Aug 2, 2017

Kaine: Trump administration "very open" to new AUMF

Andrew Harnik / AP

Democratic Sen. Chris Coons told reporters Wednesday that Secretary of Defense Jim Mattis and Secretary of State Rex Tillerson "did not specifically reject" the authorization for the use of military force (AUMF) Senators Tim Kaine and Jeff Flake have proposed in a classified Senate Armed Services Committee hearing on the current AUMF. The proposed AUMF would address fighting ISIS, Al-Qaeda, and the Taliban.

Kaine said the administration is "very open to the idea of working towards an authorization."

Why it matters: The proposal would repeal and replace the 2001 AUMF approved under George W. Bush, which administrations since have been using as the legal basis for military activities in the Middle East. Critics have raised concerns about whether this gives the administration carte blanche to operate without restraint in the Middle East, but the balancing act, as Kaine put it, is "The executive shouldn't start a war without Congress authorizing…Congress...shouldn't micromanage."

Go deeper

There are warning signs that Nevada could be Iowa all over again

Former Sen. Harry Reid (D) lines up to cast an early vote for the upcoming Nevada Democratic presidential caucus. Photo: Ethan Miller/Getty Images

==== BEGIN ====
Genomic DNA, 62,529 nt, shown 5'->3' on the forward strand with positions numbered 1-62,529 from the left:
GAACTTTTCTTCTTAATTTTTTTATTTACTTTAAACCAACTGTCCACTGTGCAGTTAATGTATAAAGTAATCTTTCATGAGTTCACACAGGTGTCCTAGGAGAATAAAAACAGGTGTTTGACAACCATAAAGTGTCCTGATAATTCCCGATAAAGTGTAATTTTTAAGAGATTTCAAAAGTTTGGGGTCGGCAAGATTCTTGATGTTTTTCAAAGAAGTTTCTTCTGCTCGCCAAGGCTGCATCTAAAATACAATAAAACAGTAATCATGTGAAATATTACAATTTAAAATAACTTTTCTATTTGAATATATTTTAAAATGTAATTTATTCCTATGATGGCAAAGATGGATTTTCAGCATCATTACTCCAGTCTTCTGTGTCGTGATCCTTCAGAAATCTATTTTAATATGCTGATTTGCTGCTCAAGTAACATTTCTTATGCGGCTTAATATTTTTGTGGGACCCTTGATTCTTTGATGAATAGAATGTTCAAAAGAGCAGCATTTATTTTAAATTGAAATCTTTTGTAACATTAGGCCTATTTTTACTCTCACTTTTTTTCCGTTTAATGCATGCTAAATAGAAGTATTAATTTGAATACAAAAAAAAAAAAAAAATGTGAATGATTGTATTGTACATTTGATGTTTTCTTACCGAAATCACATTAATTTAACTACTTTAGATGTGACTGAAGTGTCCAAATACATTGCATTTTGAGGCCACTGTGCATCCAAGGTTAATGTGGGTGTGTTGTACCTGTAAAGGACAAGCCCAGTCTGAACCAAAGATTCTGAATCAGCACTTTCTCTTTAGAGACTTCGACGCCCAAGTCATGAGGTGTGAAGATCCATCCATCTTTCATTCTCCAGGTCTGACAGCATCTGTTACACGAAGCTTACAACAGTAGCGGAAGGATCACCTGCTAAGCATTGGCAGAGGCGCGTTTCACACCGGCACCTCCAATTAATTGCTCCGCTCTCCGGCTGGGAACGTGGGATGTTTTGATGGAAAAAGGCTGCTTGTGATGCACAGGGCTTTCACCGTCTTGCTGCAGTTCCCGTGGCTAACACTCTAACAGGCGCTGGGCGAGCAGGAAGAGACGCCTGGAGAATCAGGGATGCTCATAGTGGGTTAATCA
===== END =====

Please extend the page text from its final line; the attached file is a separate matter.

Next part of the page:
The alarms are increasingly sounding over Nevada's Democratic caucus, which is just five days away.

Why it matters: Similar issues to the ones that plagued Iowa's caucus seem to be rearing their ugly heads, the WashPost reports.

China tries to contain coronavirus, as Apple warns of earnings impact

Data: The Center for Systems Science and Engineering at Johns Hopkins, the CDC, and China's NHC; Note: China refers to mainland China and the Diamond Princess is the cruise ship offshore Yokohama, Japan. Map: Danielle Alberti/Axios

As China pushes to contain the spread of the novel coronavirus — placing around 780 million people under travel restrictions, per CNN — the economic repercussions continue to be felt globally as companies like Apple warn of the impact from the lack of manufacturing and consumer demand in China.

The big picture: COVID-19 has now killed at least 1,775 people and infected more than 70,000 others, mostly in mainland China. There are some signs that new cases are growing at a slower rate now, although the World Health Organization said Monday it's "too early to tell" if this will continue.

Go deeperArrowUpdated 4 hours ago - Health

Apple will miss quarterly earnings estimates due to coronavirus

Apple CEO Tim Cook

Apple issued a rare earnings warning on Monday, saying it would not meet quarterly revenue expectations due to the impact of the coronavirus, which will limit iPhone production and limit product demand in China.

Why it matters: Lots of companies rely on China for production, but unlike most U.S. tech companies, Apple also gets a significant chunk of its revenue from sales in China.